Sunday, September 25, 2016

Does your flourishing depend on having a meaningful life and being true to your self?

The idea that people gain happiness by acting in accordance with their perceived identity has interested me since I read (and wrote about) Identity Economics, by George Akerlof and Rachel Kranton quite a few years ago. The idea was used in their book to consider the incentives that people have to conform to the norms and ideals of the social categories to which they belong (e.g. gender, race, social class, age group) but I wonder whether the idea of being true to one’s self might shed light on the relationship between happiness and deeper concepts of identity related to personality, signature strengths and values.

A search of the relevant literature in psychology has not uncovered any direct tests of this idea, but I have found a couple of articles that seem to point in the direction of a hypothesis that might be worth testing.

My starting point is that the extent to which people assess their lives as being meaningful seems to be closely related to their perceptions of their identity. We know from research by Roy Baumeister (with Kathleen Vohs, Jennifer Aaker and Emily Garbinsky) that the extent to which people view their lives as meaningful is closely related to doing things that express themselves (for a summary discussion see Baumeister’s essay entitled The Meanings of Life).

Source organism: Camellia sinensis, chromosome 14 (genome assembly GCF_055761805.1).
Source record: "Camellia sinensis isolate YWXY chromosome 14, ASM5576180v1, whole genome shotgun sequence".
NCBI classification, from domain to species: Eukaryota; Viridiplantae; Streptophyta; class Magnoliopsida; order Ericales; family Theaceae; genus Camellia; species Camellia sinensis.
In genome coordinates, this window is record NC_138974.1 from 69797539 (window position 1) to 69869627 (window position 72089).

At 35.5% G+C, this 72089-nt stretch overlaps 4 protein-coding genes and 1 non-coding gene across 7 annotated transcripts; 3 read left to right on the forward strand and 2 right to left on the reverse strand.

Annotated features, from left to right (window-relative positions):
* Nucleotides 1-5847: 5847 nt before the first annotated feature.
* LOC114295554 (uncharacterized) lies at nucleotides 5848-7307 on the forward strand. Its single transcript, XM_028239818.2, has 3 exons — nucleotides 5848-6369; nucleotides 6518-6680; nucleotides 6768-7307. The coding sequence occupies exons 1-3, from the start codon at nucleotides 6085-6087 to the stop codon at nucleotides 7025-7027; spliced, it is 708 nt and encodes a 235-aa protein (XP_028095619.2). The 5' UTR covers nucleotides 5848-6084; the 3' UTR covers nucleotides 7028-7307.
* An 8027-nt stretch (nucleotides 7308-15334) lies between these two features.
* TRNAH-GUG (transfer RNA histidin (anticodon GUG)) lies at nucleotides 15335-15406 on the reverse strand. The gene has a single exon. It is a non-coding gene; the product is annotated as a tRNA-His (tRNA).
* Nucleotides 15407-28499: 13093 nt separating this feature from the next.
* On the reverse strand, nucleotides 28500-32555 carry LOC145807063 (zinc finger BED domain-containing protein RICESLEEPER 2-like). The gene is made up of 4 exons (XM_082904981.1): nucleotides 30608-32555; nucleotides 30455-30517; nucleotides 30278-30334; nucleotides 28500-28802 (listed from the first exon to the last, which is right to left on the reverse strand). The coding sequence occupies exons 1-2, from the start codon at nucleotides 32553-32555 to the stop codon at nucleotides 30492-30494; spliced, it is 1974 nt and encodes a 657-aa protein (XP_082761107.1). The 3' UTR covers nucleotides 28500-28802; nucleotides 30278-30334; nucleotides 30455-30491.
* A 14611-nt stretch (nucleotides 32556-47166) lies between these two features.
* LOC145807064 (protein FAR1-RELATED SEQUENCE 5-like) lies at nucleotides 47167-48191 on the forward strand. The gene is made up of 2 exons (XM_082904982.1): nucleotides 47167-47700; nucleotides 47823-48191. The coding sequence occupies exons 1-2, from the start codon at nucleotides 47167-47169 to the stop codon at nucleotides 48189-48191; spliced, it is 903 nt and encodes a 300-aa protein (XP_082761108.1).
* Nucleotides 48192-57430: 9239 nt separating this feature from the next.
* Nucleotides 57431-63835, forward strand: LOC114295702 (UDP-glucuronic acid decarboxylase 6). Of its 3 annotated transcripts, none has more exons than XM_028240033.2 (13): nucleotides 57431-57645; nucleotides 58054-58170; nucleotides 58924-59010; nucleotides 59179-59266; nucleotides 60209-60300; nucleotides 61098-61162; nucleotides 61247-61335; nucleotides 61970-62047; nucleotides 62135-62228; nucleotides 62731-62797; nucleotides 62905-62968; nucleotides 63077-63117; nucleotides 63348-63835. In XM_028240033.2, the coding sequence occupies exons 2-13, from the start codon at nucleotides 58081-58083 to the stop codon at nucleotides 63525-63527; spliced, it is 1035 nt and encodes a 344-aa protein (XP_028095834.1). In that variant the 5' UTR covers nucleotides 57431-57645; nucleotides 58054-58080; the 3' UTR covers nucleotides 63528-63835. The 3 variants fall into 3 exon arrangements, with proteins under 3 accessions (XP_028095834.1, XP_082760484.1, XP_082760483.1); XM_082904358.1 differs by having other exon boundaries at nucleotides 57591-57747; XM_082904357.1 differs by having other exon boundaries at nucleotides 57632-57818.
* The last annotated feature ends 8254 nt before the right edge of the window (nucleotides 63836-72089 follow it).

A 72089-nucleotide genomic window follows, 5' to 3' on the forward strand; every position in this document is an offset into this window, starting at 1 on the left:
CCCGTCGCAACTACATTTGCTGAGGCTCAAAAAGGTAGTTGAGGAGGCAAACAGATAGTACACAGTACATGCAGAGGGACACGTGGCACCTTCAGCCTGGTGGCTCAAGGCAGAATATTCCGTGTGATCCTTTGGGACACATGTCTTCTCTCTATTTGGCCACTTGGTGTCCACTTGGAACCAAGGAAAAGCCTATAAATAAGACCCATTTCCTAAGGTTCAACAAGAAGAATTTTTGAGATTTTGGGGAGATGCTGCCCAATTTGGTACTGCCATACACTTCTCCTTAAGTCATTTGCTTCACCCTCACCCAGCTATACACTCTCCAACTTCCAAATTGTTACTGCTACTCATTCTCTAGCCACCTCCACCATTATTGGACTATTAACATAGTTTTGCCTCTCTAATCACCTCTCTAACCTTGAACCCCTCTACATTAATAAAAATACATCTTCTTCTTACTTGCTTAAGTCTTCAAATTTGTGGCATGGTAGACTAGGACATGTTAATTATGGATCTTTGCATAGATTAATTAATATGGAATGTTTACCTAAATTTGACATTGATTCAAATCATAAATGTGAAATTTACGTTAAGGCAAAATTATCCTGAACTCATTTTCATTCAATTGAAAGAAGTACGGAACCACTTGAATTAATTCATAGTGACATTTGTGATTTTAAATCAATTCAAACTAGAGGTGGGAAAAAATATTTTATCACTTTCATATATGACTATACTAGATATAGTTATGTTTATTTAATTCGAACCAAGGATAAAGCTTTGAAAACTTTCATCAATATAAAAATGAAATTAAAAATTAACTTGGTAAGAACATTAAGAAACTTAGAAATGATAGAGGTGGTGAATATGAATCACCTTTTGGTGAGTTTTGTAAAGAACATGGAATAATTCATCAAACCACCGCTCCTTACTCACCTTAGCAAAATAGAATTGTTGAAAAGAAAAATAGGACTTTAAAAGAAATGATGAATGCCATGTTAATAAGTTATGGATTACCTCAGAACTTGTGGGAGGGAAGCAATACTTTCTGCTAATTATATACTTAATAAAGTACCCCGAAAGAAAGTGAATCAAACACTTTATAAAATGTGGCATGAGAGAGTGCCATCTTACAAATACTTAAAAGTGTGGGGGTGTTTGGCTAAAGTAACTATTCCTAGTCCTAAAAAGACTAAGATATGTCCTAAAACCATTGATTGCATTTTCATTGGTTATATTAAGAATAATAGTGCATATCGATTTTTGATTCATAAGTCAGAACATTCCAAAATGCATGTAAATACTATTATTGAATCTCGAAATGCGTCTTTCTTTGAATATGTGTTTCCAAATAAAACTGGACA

The research by Baumeister et al was focussed on the differences between happiness and meaningfulness of life as assessed by the individuals in their survey. The two states overlapped substantially: almost half of the variation in meaningfulness was explained by happiness, and vice versa. The researchers used statistical techniques to abstract from this interdependence and to look for factors that had different impacts on happiness and meaning.

The research suggested that the extent to which people identify as being wise or creative was associated with them viewing their lives as meaningful, but did not make them happier. Other factors adding to meaningfulness but not happiness included working, exercising, meditating and praying. Stress, negative events, worrying, arguing, and reflecting on challenges and struggles all seem to be part and parcel of a highly meaningful life.

Factors that added to happiness that had little impact on meaningfulness of life included satisfaction of desires, having enough money to buy the things one wants, good health, and the frequency of good and bad feelings. There is a trade-off between happiness and meaningfulness of life because people have to choose at the margin whether to allocate more time and other resources to the things that make them happier or to things that make life more meaningful.